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Aug26FriBlessings, encouragement and commitments to Christ abound at recent Hispanic family camp August 26, 2011 by Julia Hosking
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- Territorial News
The Salvation Army Jackson's Point campsite, Ont., recently hosted an Army provincial first when more than 70 people gathered for a Hispanic family camp. From Sunday, July 31 to Friday, August 5, activities were enjoyed and the message of God was preached in Spanish.
As a refugee to Canada once himself, Auxiliary-Captain Fabio Correa, associate corps officer—Spanish ministries and community and family services director, Yorkminster Citadel, Toronto, understands the difficulties of arriving in a foreign country that speaks an unknown language.
“Last year, I was a guest speaker in Montréal at their Hispanic family camp and I felt God put it on my heart to have one for all the people in Toronto,” says Aux-Captain Correa, Hispanic family camp director. “At the same time, God was speaking to my corps officer, Major Len Ballantine, and Captain Steve White (divisional youth secretary, Ontario Central-East Division) about something similar. God started opening all the doors, and now the Ontario Hispanic family camp was a reality.”
“Community is especially important to new Canadians,” notes Major Ballantine. “The camping environment at Jackson's Point is ideal for a family-oriented program.”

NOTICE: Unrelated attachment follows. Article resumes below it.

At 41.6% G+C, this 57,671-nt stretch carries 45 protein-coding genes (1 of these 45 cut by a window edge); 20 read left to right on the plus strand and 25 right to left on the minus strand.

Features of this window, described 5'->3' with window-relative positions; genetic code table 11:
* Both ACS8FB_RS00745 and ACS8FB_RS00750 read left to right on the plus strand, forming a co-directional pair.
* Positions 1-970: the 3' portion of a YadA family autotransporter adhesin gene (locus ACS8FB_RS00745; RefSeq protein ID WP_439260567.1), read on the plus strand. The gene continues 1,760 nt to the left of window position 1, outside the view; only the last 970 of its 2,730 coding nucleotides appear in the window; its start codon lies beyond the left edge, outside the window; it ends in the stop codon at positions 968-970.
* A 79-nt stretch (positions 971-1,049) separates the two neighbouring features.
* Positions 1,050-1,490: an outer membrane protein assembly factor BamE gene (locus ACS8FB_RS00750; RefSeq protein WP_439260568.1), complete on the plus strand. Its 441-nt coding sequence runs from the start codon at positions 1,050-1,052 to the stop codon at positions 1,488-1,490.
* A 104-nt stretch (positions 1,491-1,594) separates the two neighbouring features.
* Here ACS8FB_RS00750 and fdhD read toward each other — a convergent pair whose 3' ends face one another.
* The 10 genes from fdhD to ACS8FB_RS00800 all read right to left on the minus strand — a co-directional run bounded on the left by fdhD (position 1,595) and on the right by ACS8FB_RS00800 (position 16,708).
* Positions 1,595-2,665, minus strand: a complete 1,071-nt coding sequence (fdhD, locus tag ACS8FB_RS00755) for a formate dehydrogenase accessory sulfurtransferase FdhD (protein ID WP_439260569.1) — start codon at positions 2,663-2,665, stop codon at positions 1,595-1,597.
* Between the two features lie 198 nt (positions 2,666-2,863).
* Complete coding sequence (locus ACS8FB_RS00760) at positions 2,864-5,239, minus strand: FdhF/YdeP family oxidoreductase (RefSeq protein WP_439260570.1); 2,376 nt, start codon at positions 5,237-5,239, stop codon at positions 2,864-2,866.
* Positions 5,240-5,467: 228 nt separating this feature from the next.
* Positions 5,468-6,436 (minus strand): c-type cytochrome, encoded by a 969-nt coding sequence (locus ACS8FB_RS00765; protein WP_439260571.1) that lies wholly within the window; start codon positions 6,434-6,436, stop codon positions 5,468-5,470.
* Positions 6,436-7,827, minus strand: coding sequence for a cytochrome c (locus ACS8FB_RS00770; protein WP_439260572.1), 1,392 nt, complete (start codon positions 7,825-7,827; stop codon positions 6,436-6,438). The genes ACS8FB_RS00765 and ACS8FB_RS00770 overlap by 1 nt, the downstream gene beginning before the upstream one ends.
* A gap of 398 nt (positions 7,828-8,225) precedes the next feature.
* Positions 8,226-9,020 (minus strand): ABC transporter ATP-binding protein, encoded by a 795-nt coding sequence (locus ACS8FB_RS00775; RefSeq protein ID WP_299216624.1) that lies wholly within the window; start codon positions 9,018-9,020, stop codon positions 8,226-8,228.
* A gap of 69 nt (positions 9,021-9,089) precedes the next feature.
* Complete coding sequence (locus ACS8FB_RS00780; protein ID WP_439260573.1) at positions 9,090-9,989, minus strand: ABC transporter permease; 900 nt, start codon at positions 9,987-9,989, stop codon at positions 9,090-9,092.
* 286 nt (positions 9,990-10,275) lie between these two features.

The Bible teaching at the camp centred on the story of Joshua crossing the Jordan River with the children of Israel. Lessons were adapted to the various ages, with children aged three to six cared for by Jackson's Point staff, Aux-Captain Angelica Correa adapted lessons for ages seven to 12 and youth enjoyed teaching in a pleasant outdoor location under the direction of Johnny Valencia. Adult sermons were delivered by Aux-Captain Correa and Majors Shane and Pauline Gruer-Caulfield.
“There was a complete emersion into the language and family life of the people,” says Major Ballantine. “When communicating the gospel, language is everything and being able to provide a totally Spanish experience was absolutely essential to providing the best end result, that being, a clear understanding of the person and purpose of Jesus Christ.”
The Battle of Jericho was the culminating point of the teaching and all campers engaged in a gigantic sponge war as a fun way of responding to the story. Camp delegates participated in other activities, such as sport, crafts and water games. The delegates were split into four teams, each with their own colour, war cry and mascot. This was to encourage team spirit and teams earned points for activities with prizes awarded on the final day.
“The delegates loved the activities, worship and team events. There were smiles, laughter and great moments of complete abandonment throughout the week,” comments Major Ballantine. “This was balanced by a willingness to worship, pray and focus on a spiritual level.”
“It was a wonderful camp,” adds Aux-Captain Correa. “We invited many people to the camp who previously didn't know Jesus and are now a part of our church or other churches in Ontario. One woman shared her testimony at Yorkminster on the Sunday after the camp. She was a client from the food bank and on the second day, after the sermon, she asked for Jesus. She said, 'I need what you have.' And now she is a totally different woman.
“It was an encouraging story for the Canadian people at church to hear. I believe God has something to say to the Spanish people and he blessed us so much at the camp. We had fun and many people were touched by the Holy Spirit.”